A multicenter, 10-week study20 looked at the efficacy of olopatadine 0.2% against itching in 260 patients who were sensitive to grass pollen and experienced redness and tearing. They received 1 drop in each eye, once a day. In weekly assessments, patients rated olopatadine 0.2% significantly better than placebo in itching frequency. What's more, the results improved over time as the mast cell stabilizer had time to take effect. Ocular redness fared better than placebo in the same 10-week period.

In addition, the environmental study showed that 0.2% olopatadine was effective, even as allergen levels fluctuated from low to moderate.20

In comparative drug studies, olopatadine 0.2% has continued to fare well. In the double-blind CAC trial21 against epinastine, 92 patients underwent screening, confirmation and an office visit.

Results showed that olopatadine 0.2% reduced itching and redness more effectively than epinastine and also scored well in the comfort comparison index.

Indicated for the treatment of ocular itching associated with allergic conjunctivitis, olopatadine 0.2% has the same safety profile as olopatadine 0.1%, [but offers] an increased concentration and longer duration.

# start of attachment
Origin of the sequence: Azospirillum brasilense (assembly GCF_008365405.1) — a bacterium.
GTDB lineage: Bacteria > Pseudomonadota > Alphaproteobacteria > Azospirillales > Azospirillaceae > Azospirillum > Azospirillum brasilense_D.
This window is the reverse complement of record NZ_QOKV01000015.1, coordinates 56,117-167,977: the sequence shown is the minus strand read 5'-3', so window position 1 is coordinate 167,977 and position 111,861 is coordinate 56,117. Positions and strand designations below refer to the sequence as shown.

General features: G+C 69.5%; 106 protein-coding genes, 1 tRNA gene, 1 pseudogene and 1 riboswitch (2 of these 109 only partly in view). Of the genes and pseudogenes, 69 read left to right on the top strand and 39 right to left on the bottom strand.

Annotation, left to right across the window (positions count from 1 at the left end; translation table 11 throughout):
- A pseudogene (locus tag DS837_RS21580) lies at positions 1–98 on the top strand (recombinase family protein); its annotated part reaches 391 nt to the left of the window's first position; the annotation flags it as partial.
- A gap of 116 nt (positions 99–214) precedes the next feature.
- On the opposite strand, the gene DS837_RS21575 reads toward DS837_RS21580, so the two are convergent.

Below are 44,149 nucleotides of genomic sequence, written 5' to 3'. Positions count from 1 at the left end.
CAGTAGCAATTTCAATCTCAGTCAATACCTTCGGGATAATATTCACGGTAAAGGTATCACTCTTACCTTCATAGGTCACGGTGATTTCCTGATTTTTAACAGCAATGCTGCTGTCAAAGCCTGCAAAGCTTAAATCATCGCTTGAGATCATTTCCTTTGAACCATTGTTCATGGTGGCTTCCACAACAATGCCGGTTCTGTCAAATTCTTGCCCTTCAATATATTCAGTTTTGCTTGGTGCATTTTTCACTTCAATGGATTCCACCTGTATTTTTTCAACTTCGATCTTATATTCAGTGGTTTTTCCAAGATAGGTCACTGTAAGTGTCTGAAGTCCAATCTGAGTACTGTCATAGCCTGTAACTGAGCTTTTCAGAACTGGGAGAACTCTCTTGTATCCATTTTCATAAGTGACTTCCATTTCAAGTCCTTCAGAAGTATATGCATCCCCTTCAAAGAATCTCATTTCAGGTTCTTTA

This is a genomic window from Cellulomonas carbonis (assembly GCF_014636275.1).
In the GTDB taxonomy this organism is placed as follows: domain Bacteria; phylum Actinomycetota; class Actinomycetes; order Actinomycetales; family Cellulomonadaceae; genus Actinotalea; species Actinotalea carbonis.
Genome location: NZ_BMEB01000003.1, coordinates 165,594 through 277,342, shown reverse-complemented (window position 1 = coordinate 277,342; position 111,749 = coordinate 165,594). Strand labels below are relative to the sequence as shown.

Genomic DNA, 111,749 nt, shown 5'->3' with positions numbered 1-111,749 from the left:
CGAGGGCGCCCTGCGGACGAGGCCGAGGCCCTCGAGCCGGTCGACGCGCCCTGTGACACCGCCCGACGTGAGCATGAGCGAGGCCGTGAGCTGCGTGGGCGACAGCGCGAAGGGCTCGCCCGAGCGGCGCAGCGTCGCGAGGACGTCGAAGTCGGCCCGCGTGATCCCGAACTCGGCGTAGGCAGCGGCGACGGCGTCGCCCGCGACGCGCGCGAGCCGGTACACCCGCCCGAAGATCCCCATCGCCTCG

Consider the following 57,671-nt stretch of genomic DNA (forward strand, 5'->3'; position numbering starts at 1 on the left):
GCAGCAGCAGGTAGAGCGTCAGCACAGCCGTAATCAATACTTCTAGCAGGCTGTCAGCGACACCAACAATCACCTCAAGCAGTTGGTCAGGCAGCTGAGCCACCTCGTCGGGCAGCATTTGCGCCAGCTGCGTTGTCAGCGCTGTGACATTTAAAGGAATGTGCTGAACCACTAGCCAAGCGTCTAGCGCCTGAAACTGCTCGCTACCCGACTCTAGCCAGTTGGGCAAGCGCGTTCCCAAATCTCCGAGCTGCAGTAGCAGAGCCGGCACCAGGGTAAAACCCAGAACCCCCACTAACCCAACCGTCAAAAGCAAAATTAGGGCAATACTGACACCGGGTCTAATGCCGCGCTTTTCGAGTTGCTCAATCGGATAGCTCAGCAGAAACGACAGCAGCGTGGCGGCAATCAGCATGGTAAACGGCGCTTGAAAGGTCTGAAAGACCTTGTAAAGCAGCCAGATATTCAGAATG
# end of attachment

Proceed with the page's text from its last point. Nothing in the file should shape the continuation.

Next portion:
Getting an edge

Should you choose olopatadine 0.2% over the 0.1% formulation? I'm beginning to do so because dosing matters. In a 4-week, multicenter trial,14 researchers evaluated 330 patients with a history of allergic conjunctivitis who were taking olopatadine 0.1% and felt satisfied. Some patients were switched to once-daily olopatadine 0.2%. Scores showed that patient satisfaction increased significantly among olopatadine 0.2% users. In their perception, olopatadine 0.2% was comfortable in the eyes (93%) and allowed them to wear contact lenses as desired (87.5%).

We want to be sure that we provide the most effective therapy. We want an antihistaminic effect because the patient feels it immediately. And we want mast cell stabilizing activity to prevent a recurrence of mast cell degranulation. In olopatadine 0.2%, we have a robust option for achieving both of those goals. OM


Dr. Sorrenson is in a group practice in Austin, Texas. She's a part-time faculty member at the University of Houston College of Optometry.

References
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Optometric Management, Issue: May 2008